High Speed 2 chief Simon Kirby has insisted the £43bn project remains “about British jobs” in an exclusive interview with NCE after major civils contracts on the scheme were announced in China last week.
Kirby, chief executive at project promoter HS2 Ltd, said chancellor George Osborne was always scheduled to launch the £11.8bn civils procurement process last week.
Osborne’s announcement while on a visit to the Far East – alongside a plea for investment in developments related to HS2 – caused some dissatisfaction from UK contractors.
Association for Consultancy and Engineering chief executive Nelson Ogunshakin warned that the chancellor’s “rush to secure foreign investment” risked “undermining the ability of UK firms to benefit from the work”.
But Kirby told NCE no Chinese money was being sought to build HS2, and implied that it would be hard for firms to win major contracts on the scheme without employing Brits.
“This is about skills and jobs in this country,” he said.
“We are looking for a supply chain that a contractor can convince us is reliable and innovative. It’s down to the market to decide whether they can do it from outside the UK. Our criteria will be very much focused on British jobs here.
“Cost is also in there as a requirement and clearly an encumbent supply chain will deliver better value for money than one where everybody is on an ex-pat package.”
He added of the decision to announce the contracts in China: “I would not draw a direct link. The chancellor was in China for a week. We always had a date to hit. He did not fly to China to announce our contracts.”
Seven contracts for the surface route and tunnels on the phase one route from London to Birmingham were formally advertised last week, with invitations to tender expected next spring.
NCE has previously reported that European giants such as FCC, Dragados and Ferrovial are looking to link with British contractors including Laing O’Rourke, Kier and Morgan Sindall to compete for the big civils packages on HS2.
Kirby said such link-ups were what he was hoping for on the project.
“We have some fantastic capability in this country, some great skills and this is a great opportunity,” he said. “However we have not built a greenfield railway of this scale for about 120 years.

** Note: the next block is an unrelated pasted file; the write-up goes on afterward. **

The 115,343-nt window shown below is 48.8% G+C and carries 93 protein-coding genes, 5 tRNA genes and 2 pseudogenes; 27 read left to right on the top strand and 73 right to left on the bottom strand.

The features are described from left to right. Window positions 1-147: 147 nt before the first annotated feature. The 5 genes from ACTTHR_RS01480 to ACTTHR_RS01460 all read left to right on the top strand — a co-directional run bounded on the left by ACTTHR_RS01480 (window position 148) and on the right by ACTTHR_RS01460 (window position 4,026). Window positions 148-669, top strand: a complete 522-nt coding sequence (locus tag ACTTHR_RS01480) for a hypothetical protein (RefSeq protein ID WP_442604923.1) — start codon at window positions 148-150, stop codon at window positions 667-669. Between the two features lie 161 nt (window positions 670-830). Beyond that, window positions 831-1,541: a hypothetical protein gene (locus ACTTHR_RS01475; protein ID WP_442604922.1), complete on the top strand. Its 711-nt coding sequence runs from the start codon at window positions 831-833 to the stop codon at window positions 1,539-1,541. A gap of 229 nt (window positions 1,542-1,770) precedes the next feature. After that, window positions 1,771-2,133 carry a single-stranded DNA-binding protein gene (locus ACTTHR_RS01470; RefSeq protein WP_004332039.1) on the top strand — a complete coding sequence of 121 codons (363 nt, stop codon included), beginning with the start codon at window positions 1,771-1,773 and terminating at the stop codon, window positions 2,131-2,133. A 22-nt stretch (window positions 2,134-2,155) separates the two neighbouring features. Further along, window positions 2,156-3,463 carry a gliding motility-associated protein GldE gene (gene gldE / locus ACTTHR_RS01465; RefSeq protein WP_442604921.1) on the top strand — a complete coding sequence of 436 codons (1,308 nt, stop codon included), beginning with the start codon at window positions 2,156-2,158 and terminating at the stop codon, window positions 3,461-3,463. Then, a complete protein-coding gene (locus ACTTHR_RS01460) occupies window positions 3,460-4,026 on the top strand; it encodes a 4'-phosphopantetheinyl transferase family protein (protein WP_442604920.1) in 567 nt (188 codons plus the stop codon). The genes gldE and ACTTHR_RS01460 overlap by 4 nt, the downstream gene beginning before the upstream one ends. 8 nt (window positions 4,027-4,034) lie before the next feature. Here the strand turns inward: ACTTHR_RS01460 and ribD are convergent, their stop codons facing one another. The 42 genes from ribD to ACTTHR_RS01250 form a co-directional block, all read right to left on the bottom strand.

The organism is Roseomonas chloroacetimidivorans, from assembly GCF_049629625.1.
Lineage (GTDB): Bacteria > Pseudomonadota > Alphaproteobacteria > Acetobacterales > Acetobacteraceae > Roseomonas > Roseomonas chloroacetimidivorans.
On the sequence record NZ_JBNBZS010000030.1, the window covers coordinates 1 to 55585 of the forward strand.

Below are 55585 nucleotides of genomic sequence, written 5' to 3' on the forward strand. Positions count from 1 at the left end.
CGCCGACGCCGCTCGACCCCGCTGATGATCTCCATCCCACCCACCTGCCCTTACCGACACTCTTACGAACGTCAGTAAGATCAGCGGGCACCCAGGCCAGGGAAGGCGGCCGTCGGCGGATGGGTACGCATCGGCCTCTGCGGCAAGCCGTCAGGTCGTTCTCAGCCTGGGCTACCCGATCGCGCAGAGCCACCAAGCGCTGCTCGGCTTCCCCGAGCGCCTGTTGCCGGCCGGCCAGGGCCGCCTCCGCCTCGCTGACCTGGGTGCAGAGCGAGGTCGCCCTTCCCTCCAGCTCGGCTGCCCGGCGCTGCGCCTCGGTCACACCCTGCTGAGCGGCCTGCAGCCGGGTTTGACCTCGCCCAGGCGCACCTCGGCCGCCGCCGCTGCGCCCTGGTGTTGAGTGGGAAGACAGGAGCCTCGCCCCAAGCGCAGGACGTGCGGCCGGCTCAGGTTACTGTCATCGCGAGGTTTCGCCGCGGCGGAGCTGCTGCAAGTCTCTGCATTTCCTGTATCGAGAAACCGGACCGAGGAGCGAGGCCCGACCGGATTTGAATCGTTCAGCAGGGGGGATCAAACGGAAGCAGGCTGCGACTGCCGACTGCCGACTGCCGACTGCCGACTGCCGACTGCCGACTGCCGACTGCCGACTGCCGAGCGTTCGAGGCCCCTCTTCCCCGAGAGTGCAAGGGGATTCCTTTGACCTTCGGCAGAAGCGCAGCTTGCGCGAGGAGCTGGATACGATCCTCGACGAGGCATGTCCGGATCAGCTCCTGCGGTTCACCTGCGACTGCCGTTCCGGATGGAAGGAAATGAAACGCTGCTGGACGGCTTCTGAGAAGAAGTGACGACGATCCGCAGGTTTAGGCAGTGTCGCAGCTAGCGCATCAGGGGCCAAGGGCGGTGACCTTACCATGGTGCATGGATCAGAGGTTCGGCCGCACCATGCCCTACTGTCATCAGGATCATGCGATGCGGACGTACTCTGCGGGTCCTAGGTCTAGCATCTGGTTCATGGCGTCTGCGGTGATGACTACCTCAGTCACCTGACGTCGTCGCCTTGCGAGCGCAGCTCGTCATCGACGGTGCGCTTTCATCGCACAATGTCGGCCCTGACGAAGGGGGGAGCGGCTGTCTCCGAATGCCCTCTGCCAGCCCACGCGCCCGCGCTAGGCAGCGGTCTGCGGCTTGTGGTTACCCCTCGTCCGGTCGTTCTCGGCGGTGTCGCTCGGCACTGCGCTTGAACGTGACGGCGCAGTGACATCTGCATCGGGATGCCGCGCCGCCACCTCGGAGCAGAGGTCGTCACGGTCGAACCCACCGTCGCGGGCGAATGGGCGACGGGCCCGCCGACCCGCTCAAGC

“Internationally, there are a number of big organisations who have been really successful in high speed rail. We are encouraging relationships between organisations that have delivered on this scale and UK suppliers.”
Kirby said quality was the focus of the first stage of procurement.
“This is driven by a mix of qualitative measures on safety, skills, ethics, application and innovative ideas; and cost,” he said. “On the first stage it is more biased towards skills and capability. The second stage will ultimately focus on a target cost.”
Treatment of employees will be a major factor in the selection of civils firms on HS2.
“We are looking for breadth – not just someone who can build a railway at low cost,” said Kirby. “We are looking for a very strong safety culture and an organisation that will share our values. We will not tolerate companies that have poor standards of ethics.
“The construction industry has a long way to go in areas such as diversity and we are looking to push the bar substantially higher on this programme. We are looking for organisations that share that value.”
He said that although some £3bn of work north of Birmingham – in what is being dubbed phase 2a – may go to the bidders who successfully pre-qualify for phase 1 work, this would not happen in the spring.
“It won’t happen alongside the phase 1 invitations to tender, as it requires another hybrid bill,” said Kirby, formerly Network Rail managing director of infrastructure.
Meanwhile the remaining work needed to complete phase 2 – including branches to Manchester and Leeds – will “almost inevitably” require a new procurement process entirely, he said.
Discussions over how the four station construction contracts will be awarded are ongoing.
“Procurement will be launched some time next year, but each station is different,” said Kirby. “Curzon Street is city centre, Birmingham interchange is greenfield, Old Oak Common is brownfield and Euston is an operating station. The procurement solutions may well be different for each one.”